Integrative Cell Mechanics Group

Membrane Mechanics

As the outmost layer of mammalian cells, plasma membrane separates intracellular contents from extracellular environment and its normal funtion is essential to maintain cellular homeostasis. We are interested in the mechanics of membrane systems, especially vesicles. While micron-sized artificial lipid vesicles (i.e. giant unilamellar vesicles) have been widely used as a model system to mimick cells, the significance of nanometer-sized vesicles have been realized in both biological and biomedical aspects. More specifically, exosomes found in nature play an important role in cell-cell communication and artifical nanoliposomes have been considered as the next-generation drug delivery systems. Our interests in membrane mechanics lies in the following two aspects:

Mechanics at Nano-Bio Interface

Virus-inspired nanoparticle-based diagnostic and therapeutic agents (i.e. nanomedicines) are considered as the next breakthrough in cancer research. To achieve maximized drug efficacy and/or amplified diagnositc singal, optimizing the design of nanoparticles to enable enhanced cellular uptake by harnessing the mechanics at the nano-bio interface becomes critical. Through combined computational, theoretical and experimental efforts, we have identified the underlying mechanisms that regulate nanoparticle-cell interaction by various aspects, including particle size, shape, surface chemistry, membrane properties, mechanical state of cells, etc. Our interests in mechanics at nano-bio interface lies in the following two aspects:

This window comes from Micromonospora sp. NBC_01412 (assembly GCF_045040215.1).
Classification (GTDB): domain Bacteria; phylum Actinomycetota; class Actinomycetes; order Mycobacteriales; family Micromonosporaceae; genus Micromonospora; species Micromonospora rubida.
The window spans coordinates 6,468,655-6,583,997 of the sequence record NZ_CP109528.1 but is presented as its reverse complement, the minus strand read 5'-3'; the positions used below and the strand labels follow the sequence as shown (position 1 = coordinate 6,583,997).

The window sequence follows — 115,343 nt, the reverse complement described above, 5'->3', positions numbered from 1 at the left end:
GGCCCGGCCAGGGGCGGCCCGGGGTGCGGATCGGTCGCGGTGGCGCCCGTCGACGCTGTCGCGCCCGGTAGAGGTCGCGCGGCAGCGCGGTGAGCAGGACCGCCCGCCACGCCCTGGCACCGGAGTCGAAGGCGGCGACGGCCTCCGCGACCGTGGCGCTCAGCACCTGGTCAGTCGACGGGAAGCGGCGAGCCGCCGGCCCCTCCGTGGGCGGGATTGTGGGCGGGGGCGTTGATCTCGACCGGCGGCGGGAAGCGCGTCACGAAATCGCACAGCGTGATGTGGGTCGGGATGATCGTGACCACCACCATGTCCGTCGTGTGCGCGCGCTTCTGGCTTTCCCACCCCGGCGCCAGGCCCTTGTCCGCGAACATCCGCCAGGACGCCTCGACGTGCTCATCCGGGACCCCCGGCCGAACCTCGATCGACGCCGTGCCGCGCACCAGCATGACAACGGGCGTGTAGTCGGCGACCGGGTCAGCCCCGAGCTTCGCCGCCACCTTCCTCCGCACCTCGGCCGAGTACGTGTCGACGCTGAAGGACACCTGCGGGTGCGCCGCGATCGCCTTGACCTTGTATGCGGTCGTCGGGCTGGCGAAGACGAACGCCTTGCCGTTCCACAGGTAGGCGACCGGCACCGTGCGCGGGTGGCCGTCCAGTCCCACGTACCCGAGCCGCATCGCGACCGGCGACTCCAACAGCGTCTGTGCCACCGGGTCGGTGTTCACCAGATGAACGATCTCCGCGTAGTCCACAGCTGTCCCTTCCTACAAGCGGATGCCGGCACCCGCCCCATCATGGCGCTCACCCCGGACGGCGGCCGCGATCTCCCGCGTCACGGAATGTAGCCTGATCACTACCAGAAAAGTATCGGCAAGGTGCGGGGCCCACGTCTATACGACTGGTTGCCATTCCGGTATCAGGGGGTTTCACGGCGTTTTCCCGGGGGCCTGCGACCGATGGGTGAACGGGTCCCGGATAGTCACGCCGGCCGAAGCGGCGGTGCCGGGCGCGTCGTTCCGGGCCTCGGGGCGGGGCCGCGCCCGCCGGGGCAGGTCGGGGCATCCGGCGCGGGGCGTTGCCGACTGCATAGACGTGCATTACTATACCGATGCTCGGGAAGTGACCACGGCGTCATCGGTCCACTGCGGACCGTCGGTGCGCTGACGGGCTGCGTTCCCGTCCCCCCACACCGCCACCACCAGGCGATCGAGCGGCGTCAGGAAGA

Mechanobiology

The biological complexity and high cost of animal models have made it a routine for biologists, pathologists and pharmacologists to test their hypotheses using simplified in vitro systems where, historically, cells are cultured on two-dimensional (2D) flat, rigid surfaces (e.g.petri dishes, flasks, glass coverslips, etc.). However, studies in the last two decades have clearly demonstrated that cells are able to actively probe their surroundings through multiple mechanotransduction signaling pathways. Considering the fact that cells in vivo are surrounded by soft extracellular matrices (ECMs) and/or neighboring cells, 3D scaffolds with similar mechano-physical properties as natural tissues can potentially better mimic the living environment of cells in vivo, and therefore represent the next-generation in vitro systems. We are aimed to identify the underlying principles that govern the mechanical states and behavior of cells in 3D matrix.